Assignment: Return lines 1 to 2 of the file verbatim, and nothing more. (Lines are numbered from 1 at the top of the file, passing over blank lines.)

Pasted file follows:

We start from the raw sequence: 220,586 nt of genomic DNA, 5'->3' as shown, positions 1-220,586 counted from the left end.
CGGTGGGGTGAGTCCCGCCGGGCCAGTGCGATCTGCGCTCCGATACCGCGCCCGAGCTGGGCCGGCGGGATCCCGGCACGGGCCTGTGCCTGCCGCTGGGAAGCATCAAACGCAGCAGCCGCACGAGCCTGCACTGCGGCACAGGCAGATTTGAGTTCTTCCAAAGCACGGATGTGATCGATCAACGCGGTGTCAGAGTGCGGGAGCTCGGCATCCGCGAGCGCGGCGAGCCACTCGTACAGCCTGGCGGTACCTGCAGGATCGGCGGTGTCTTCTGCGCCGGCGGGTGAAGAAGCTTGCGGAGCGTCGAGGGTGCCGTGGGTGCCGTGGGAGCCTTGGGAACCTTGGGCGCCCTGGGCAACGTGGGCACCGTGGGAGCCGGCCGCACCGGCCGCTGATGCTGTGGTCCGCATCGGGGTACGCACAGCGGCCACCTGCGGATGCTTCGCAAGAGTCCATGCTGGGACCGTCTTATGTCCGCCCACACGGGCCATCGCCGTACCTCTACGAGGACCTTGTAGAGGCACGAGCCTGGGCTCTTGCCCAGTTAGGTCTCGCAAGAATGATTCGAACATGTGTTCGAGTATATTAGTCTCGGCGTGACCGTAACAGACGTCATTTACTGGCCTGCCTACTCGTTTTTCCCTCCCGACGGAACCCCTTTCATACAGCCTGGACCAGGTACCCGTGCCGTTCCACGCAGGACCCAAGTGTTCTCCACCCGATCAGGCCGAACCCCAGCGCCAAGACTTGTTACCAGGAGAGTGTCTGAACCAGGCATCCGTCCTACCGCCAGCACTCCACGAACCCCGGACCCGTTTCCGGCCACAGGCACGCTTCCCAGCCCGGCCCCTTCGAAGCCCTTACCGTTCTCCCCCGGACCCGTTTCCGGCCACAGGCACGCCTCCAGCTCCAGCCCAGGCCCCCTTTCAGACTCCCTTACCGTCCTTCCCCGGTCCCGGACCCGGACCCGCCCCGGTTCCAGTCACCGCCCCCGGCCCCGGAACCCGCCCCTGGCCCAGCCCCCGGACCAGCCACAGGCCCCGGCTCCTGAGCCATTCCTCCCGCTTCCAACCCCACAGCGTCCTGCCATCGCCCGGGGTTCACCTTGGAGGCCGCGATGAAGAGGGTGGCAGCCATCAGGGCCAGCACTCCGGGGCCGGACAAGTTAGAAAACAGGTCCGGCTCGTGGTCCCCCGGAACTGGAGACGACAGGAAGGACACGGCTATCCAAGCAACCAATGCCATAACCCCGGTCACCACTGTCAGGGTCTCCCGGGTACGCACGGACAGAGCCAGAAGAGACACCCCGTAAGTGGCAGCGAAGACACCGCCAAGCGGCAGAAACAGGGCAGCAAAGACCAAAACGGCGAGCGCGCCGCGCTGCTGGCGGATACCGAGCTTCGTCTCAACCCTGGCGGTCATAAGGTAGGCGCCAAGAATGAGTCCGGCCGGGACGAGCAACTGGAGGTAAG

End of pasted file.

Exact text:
We start from the raw sequence: 220,586 nt of genomic DNA, 5'->3' as shown, positions 1-220,586 counted from the left end.
CGGTGGGGTGAGTCCCGCCGGGCCAGTGCGATCTGCGCTCCGATACCGCGCCCGAGCTGGGCCGGCGGGATCCCGGCACGGGCCTGTGCCTGCCGCTGGGAAGCATCAAACGCAGCAGCCGCACGAGCCTGCACTGCGGCACAGGCAGATTTGAGTTCTTCCAAAGCACGGATGTGATCGATCAACGCGGTGTCAGAGTGCGGGAGCTCGGCATCCGCGAGCGCGGCGAGCCACTCGTACAGCCTGGCGGTACCTGCAGGATCGGCGGTGTCTTCTGCGCCGGCGGGTGAAGAAGCTTGCGGAGCGTCGAGGGTGCCGTGGGTGCCGTGGGAGCCTTGGGAACCTTGGGCGCCCTGGGCAACGTGGGCACCGTGGGAGCCGGCCGCACCGGCCGCTGATGCTGTGGTCCGCATCGGGGTACGCACAGCGGCCACCTGCGGATGCTTCGCAAGAGTCCATGCTGGGACCGTCTTATGTCCGCCCACACGGGCCATCGCCGTACCTCTACGAGGACCTTGTAGAGGCACGAGCCTGGGCTCTTGCCCAGTTAGGTCTCGCAAGAATGATTCGAACATGTGTTCGAGTATATTAGTCTCGGCGTGACCGTAACAGACGTCATTTACTGGCCTGCCTACTCGTTTTTCCCTCCCGACGGAACCCCTTTCATACAGCCTGGACCAGGTACCCGTGCCGTTCCACGCAGGACCCAAGTGTTCTCCACCCGATCAGGCCGAACCCCAGCGCCAAGACTTGTTACCAGGAGAGTGTCTGAACCAGGCATCCGTCCTACCGCCAGCACTCCACGAACCCCGGACCCGTTTCCGGCCACAGGCACGCTTCCCAGCCCGGCCCCTTCGAAGCCCTTACCGTTCTCCCCCGGACCCGTTTCCGGCCACAGGCACGCCTCCAGCTCCAGCCCAGGCCCCCTTTCAGACTCCCTTACCGTCCTTCCCCGGTCCCGGACCCGGACCCGCCCCGGTTCCAGTCACCGCCCCCGGCCCCGGAACCCGCCCCTGGCCCAGCCCCCGGACCAGCCACAGGCCCCGGCTCCTGAGCCATTCCTCCCGCTTCCAACCCCACAGCGTCCTGCCATCGCCCGGGGTTCACCTTGGAGGCCGCGATGAAGAGGGTGGCAGCCATCAGGGCCAGCACTCCGGGGCCGGACAAGTTAGAAAACAGGTCCGGCTCGTGGTCCCCCGGAACTGGAGACGACAGGAAGGACACGGCTATCCAAGCAACCAATGCCATAACCCCGGTCACCACTGTCAGGGTCTCCCGGGTACGCACGGACAGAGCCAGAAGAGACACCCCGTAAGTGGCAGCGAAGACACCGCCAAGCGGCAGAAACAGGGCAGCAAAGACCAAAACGGCGAGCGCGCCGCGCTGCTGGCGGATACCGAGCTTCGTCTCAACCCTGGCGGTCATAAGGTAGGCGCCAAGAATGAGTCCGGCCGGGACGAGCAACTGGAGGTAAG